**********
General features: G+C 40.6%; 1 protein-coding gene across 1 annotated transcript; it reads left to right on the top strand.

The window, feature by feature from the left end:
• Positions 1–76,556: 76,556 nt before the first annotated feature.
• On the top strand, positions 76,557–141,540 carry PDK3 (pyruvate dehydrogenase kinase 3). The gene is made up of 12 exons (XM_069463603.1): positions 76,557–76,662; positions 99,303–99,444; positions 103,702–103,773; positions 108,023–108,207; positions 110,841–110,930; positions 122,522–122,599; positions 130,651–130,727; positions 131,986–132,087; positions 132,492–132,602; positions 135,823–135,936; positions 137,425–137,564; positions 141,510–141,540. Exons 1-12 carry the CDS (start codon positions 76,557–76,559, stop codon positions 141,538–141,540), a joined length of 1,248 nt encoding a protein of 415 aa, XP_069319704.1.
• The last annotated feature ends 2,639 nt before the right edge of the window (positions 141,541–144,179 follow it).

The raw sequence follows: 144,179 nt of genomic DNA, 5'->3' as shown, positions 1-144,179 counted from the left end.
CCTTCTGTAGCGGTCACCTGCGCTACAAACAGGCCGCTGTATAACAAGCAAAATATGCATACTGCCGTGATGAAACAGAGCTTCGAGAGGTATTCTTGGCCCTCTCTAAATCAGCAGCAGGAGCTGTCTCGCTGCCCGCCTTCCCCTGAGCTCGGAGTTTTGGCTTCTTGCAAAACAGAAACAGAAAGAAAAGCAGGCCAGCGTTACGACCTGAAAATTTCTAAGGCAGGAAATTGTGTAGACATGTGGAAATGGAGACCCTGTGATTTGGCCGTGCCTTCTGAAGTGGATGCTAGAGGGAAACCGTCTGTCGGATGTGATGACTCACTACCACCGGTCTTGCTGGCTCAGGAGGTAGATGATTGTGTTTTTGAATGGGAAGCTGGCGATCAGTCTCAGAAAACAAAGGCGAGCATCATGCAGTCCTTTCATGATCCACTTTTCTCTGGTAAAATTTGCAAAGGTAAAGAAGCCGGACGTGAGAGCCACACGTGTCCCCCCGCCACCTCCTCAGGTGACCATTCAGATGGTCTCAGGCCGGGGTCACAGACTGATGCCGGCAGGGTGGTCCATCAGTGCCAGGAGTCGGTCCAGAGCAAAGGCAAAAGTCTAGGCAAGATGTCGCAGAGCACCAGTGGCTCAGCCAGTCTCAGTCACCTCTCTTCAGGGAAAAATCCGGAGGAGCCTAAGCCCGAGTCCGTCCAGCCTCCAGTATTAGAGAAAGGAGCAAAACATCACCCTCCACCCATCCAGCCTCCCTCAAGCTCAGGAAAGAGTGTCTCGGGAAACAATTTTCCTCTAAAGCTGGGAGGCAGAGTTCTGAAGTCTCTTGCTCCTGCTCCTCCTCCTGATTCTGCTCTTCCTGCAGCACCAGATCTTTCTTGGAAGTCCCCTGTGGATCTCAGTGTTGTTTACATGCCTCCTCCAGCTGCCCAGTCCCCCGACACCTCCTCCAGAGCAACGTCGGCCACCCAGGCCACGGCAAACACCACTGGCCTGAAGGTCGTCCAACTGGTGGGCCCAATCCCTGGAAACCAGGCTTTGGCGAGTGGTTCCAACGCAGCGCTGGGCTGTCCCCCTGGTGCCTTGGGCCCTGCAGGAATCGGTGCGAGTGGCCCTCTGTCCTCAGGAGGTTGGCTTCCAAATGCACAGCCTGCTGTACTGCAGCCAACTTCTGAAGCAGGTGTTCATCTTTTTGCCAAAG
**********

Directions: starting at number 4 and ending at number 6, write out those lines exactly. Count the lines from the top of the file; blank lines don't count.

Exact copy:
• On the top strand, positions 76,557–141,540 carry PDK3 (pyruvate dehydrogenase kinase 3). The gene is made up of 12 exons (XM_069463603.1): positions 76,557–76,662; positions 99,303–99,444; positions 103,702–103,773; positions 108,023–108,207; positions 110,841–110,930; positions 122,522–122,599; positions 130,651–130,727; positions 131,986–132,087; positions 132,492–132,602; positions 135,823–135,936; positions 137,425–137,564; positions 141,510–141,540. Exons 1-12 carry the CDS (start codon positions 76,557–76,559, stop codon positions 141,538–141,540), a joined length of 1,248 nt encoding a protein of 415 aa, XP_069319704.1.
• The last annotated feature ends 2,639 nt before the right edge of the window (positions 141,541–144,179 follow it).

The raw sequence follows: 144,179 nt of genomic DNA, 5'->3' as shown, positions 1-144,179 counted from the left end.